Don't forget about water. Water in the morning hours so that the sun may dry the leaves and this will help prevent fungus problems. Watering at night will add crucial moisture for the mildew to grow.

July: Water, Grasshoppers and New Pests

Did we mention watering your roses?

Grasshoppers are elusive creatures that frustrate gardeners. On roses, they will chomp at the buds and eat the leaves leaving an irregular border. Other than birds catching them, you'll need to invoke stalking them from behind and chopping their heads off to kill them. They can hide behind fences. Spraying the plants with water can flush them out so keep your shears close to nab them. Their outer skin (exoskeleton) is tough and rather impermeable to pesticides.

Spraying roses in hotter weather requires a little more TLC. Make sure your plant is watered prior to starting. Using half-strength sprays will be less harsh. If the temperature is over 85ºF do not spray.

Two new visitors may be visiting your garden. Thrips are very tiny insects found deep within the petals. They are 1/16" long and typically seen in the light colored roses. Their damage will be seen with a slight brown edging to the petals. Spinosad drenching of the buds will help this. The second and more menacing are spider mites. They nest underneath the leaves. Rubbing under the leaves you will notice a gritty feel. Long term damage will result in dying leaves and defoliation. An easy solution is to blast the undersides of the leaves with water. When the underside feels smooth, you have removed these mites. A mite spray will also remove these critters.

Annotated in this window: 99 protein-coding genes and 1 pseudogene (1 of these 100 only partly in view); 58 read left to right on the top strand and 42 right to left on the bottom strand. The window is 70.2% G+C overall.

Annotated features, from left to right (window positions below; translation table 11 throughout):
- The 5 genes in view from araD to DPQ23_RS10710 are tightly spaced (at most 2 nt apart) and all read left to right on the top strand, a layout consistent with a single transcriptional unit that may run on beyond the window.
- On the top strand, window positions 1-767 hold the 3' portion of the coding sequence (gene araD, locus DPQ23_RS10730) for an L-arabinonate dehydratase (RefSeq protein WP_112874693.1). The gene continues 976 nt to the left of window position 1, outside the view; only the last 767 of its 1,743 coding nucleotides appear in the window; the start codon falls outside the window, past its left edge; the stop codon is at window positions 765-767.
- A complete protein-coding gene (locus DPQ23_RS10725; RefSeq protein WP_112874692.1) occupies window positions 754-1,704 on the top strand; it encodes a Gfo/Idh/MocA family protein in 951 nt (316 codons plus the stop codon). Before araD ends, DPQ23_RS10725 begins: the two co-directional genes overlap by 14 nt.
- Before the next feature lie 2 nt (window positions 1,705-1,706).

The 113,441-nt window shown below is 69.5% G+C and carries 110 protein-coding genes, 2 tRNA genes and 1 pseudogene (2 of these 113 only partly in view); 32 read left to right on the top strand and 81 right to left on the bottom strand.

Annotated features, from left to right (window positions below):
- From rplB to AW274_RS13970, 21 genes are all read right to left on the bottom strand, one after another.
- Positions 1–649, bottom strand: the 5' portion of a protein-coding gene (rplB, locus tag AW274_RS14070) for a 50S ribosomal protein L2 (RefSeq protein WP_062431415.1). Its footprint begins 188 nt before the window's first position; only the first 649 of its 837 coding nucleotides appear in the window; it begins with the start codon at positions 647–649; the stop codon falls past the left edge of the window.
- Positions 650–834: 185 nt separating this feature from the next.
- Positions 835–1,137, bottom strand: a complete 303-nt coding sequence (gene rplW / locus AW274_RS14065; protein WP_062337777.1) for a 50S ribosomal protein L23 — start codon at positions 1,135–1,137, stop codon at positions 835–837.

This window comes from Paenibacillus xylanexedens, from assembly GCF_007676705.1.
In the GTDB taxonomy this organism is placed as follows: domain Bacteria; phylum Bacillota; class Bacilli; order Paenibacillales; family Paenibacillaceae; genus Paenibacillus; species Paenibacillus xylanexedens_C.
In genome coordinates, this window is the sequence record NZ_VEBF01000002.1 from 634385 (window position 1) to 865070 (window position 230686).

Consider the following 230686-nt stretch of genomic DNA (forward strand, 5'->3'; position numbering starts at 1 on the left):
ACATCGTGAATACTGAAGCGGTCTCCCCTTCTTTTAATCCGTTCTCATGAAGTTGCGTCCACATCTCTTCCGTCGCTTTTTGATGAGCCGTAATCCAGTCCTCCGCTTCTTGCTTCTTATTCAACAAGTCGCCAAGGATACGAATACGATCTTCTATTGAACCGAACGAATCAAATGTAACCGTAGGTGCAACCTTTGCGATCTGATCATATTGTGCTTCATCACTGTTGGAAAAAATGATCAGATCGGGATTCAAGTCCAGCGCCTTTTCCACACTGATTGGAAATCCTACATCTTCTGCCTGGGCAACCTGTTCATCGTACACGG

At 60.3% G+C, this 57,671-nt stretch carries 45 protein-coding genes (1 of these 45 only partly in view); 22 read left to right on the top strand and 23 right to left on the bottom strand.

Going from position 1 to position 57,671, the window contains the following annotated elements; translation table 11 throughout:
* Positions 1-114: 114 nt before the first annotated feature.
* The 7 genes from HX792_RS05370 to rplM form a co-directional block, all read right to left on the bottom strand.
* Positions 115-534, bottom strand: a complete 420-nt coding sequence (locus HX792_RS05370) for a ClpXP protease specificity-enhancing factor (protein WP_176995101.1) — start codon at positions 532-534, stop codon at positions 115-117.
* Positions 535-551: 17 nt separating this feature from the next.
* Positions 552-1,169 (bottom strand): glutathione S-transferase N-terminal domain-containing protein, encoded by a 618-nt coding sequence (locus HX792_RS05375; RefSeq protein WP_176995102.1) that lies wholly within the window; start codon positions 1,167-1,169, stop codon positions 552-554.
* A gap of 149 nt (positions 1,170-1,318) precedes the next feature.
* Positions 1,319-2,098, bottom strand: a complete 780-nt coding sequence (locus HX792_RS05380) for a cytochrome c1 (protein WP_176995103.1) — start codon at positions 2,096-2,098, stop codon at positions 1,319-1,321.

August: Minor Pruning

rose2aRoses can get a bit tall by summer's end. A light pruning will help bring that rose back to earth. This time you do not remove the leaves! By taking the top one-third of the rose off, energy is signaled back to the canes, slowing the push to bloom and therefore bigger fall roses.

Japanese beetles are not found in Southern California. The Fig Beetle is similar but more than twice the size and may be seen in your garden. They will chew at your rose.

September: More Pests

Cooler nights are coming soon. Aphids may return so follow the program outlined in April to rid your garden of this. There may be different holes in the leaves. Big round ones. These are made by the cutter bee. They are taking the leaves and lining their nests. They look like black honey bees and are fascinating to watch how they make that perfect circle cut. Holes in the buds are caterpillars. Remove these buds.

October: Final Feeding and Rose Shows

In preparation for the winter hibernation of the rose, you want to let the rose know it is time to slow down. October is the last month to feed your roses. Less food equals less growth. As the nights are cooler, the roses will not re-bloom as quickly. Fall blooms are definitely larger than summer's. Keep your plants well hydrated ahead of Santa Ana conditions which can dehydrate plants very quickly and stress the roses. Stress may lead to more disease as the rose tries to recover.